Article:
I had a few attempts at working out the shape and size of a teardrop mask that would completely obscure my face. Lots of test curves and mechanical pencil usage. I didn't use it here, but don't be shy about using squared paper if you have a firm mental image of the angles or proportions you want. It goes without saying that if you're trying to make something perfectly symmetrical, you should make a half-template and flip it instead of trying to do it completely freehand.

When I had a rectangle that would cover my face, I had to next make small holes for my eyes. I measured the distance between my eyes using the tool again first, just to be sure. To mark the mask's full eye locations, you first need the rectangle with small eye holes cut and test-wearable, so you've got something minimally functional to position your larger shapes around.

I had a few attempts at working out the shape and size of the mask's eyes based on the dimensions of my teardrop. It's possible to be exact here and work off one of the front-facing anime images (like I attempted with the large chequered vector image of Majora's Mask), but I wouldn't recommend it given that the mask is moulded to Akiyuki's face (so it ought to be moulded to your own), and he's not real (so you'd end up with a weird mess anyway). I think it would be best to wing it here, drawing shapes, testing them, cutting them out, holding them up. You also have to have more than a modicum of faith in your ability and the future, because a 3D object is going to look a lot different than a 2D projection on paper. You just have to wait and see.

There's lots of notes on my cut-outs here, telling me what revision I'm up to, what the piecce is supposed to be, and what changes I could or have made to it. I'll probably forget what these all mean next time I look in the Xam'd patterns envelope, but I tried!

The eye shapes are a combination of the shapes I saw in all the different images:

I made the bottom diagonal edge of the eye more or less straight, the interior edge more or less vertical and completed the shape with a large smooth arch. The final shape is a lot closer to the very first appearance of the mask where it pops onto Akiyuki's face, mostly because that was how I'd visualised the mask up to this point (I hadn't seen any clips of the later episodes yet; a rookie mistake, but unimportant!). I also considered that straight surfaces would be easier to consistently reproduce by hand. Later, the mask is drawn with the eyes almost vertically symmetrical.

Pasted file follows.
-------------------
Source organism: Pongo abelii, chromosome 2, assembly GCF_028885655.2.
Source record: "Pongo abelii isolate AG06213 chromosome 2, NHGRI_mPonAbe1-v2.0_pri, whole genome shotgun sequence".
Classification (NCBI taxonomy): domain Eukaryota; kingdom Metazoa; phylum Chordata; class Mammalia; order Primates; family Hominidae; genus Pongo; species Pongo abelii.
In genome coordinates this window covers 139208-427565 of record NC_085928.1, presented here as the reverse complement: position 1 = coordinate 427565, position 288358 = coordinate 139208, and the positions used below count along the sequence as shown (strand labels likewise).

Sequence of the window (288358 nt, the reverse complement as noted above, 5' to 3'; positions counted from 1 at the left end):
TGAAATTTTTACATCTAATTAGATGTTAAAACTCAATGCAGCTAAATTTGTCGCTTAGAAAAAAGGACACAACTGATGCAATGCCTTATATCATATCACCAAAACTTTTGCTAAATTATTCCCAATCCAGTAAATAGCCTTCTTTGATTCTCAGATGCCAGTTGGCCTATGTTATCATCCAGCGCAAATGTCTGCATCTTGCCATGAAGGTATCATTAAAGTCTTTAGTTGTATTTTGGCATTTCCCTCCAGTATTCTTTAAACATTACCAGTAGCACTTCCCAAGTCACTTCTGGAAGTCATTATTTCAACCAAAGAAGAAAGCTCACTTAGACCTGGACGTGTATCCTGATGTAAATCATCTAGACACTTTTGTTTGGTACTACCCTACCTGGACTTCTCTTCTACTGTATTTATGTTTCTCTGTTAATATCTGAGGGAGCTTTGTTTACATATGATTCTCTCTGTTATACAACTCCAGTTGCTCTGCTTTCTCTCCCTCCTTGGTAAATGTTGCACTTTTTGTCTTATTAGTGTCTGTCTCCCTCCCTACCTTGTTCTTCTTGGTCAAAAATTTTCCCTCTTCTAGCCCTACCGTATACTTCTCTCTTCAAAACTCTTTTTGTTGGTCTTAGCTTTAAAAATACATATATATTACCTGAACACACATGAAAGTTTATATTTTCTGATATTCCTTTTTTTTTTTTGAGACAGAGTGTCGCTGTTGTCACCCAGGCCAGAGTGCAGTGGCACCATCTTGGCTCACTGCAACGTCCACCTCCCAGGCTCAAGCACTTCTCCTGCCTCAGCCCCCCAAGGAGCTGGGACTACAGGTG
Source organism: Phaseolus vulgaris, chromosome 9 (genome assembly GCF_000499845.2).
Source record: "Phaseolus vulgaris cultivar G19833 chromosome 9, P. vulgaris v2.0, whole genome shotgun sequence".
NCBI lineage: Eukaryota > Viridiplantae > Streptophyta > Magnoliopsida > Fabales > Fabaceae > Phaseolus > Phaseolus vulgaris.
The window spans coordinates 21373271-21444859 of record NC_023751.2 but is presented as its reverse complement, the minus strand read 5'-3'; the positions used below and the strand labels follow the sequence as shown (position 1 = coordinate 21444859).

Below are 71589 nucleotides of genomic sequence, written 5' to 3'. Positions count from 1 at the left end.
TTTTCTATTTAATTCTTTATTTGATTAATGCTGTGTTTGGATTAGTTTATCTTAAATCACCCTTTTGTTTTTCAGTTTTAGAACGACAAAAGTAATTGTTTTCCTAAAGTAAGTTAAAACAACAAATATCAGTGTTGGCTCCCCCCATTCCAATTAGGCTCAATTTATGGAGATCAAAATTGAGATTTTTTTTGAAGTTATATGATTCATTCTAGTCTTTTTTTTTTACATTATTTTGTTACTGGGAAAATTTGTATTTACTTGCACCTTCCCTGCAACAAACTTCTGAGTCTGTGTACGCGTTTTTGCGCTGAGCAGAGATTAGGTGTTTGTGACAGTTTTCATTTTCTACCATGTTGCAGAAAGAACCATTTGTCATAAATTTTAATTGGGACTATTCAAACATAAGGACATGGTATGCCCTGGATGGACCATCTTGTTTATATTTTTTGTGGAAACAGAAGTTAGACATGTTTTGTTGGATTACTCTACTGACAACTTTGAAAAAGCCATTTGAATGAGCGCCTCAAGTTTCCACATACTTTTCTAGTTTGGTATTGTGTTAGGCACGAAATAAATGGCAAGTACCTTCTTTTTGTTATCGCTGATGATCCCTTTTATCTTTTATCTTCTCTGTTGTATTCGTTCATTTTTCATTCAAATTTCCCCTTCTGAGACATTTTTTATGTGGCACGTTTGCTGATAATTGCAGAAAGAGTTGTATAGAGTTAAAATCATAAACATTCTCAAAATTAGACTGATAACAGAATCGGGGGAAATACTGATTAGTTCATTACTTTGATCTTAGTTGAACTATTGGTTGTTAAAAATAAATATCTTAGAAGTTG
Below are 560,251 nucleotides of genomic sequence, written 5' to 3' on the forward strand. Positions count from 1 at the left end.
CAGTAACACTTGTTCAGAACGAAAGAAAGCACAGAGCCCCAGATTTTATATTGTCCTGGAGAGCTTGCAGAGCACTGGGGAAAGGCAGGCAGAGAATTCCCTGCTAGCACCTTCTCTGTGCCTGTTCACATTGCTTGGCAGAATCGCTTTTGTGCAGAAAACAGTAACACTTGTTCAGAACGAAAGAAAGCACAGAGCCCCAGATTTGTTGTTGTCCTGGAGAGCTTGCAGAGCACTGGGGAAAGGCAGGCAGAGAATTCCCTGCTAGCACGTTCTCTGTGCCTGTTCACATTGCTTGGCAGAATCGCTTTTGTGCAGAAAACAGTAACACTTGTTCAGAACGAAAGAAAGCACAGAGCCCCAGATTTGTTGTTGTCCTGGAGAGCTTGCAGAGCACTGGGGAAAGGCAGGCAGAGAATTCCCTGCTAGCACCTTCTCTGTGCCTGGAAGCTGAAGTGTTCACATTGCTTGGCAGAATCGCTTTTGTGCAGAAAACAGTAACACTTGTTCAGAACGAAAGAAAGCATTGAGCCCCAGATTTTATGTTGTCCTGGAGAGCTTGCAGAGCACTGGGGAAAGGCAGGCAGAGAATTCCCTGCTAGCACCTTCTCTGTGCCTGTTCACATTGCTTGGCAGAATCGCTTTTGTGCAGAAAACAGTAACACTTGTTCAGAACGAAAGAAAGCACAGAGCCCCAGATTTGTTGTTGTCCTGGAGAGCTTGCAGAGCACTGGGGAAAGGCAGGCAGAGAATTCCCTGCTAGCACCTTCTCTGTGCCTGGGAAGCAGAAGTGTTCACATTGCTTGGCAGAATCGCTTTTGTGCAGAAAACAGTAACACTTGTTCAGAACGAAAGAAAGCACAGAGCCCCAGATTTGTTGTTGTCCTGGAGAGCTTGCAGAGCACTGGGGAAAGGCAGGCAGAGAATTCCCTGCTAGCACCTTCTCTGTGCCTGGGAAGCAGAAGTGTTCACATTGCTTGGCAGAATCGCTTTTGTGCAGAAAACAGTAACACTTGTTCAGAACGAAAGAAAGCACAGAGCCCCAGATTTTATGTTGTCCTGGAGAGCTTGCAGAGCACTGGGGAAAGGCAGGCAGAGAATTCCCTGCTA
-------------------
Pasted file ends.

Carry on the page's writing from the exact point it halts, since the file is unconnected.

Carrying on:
With all the designs all laid out on paper, it's time to transfer it to some cereal box card courtesy of the Cereal Cookie lynx. On this paper template, you can see I've suggested to myself that I should bring the cheeks inwards.

May 8: The foamening.

Before attempting to sculpt any shape, it's a fine idea to get a piece of paper and try to draw what you think the shape is supposed to look like. If you can't draw it, you probably can't sculpt it very well. Here's the teardrop shape with the hemispherical forehead, smooth cheeks curving down forwards like a leaf, raised sharp beak and pointed chin.

Oh, right. I hate my shed with a passion, don't I? Well I've got eight days to do this so I can either whine or I can do it. There's no pointy cones to make this time, just one single block of maskitude, so let's get to it.

You'll need a sturdy table, preferably an adjustable workbench, vices, duct tape, a permanent marker, and lots and lots of extendable disposable knives, since we're bringing out the XPS foam!

Where is my material?

There she blows. This is the same piece of XPS that I bought near the end of making my first Majora's Mask in order to create some resilient horn cones. It's also the same piece I used to make the entire second Majora's Mask. It's lasted!

It also means that it's at least three years old, and had spent two of those in a black bag in the bike-shed. It's been used as a work surface, cutting surface, been dusted with plaster powder, and had glue dripped on it. You might question the wisdom of turning this into something that's designed to be worn against my face. And you'd be right. But it's what I have, and it's what I have -now-.

Since this place makes me feel ill (even before the sanding), and I don't want my hands to get cut up or dried out from foam dust, I'm going to be changing into a new pair of disposable gloves whenever I need to. I shouldn't even be taking my camera out here to take these pictures, but there's no other way.

First, tape the card template to the material with masking tape (I'm actually using it to make a mask this time!) and then draw the shape. Notice that I've marked the eyes too. I'm using a narrow extendable disposable knife to cut it out, roughly.

There it is, roughly cut. This material is too thick to cut all the way through with the knife unfortunately - whooshing around the outside of the shape in one go sounds nice, but it's not realistic. The best I could do is try to deeply score straight lines and then carefully but forcefully snap the material over the edge of the workbench, gradually refining the shape until I was able to get it looking like this.

In my head, the full volume of the mask fits inside a prism with a cross-section the same shape as the teardrop, which means that the next stage can be to sand this rough block into a perfect prism.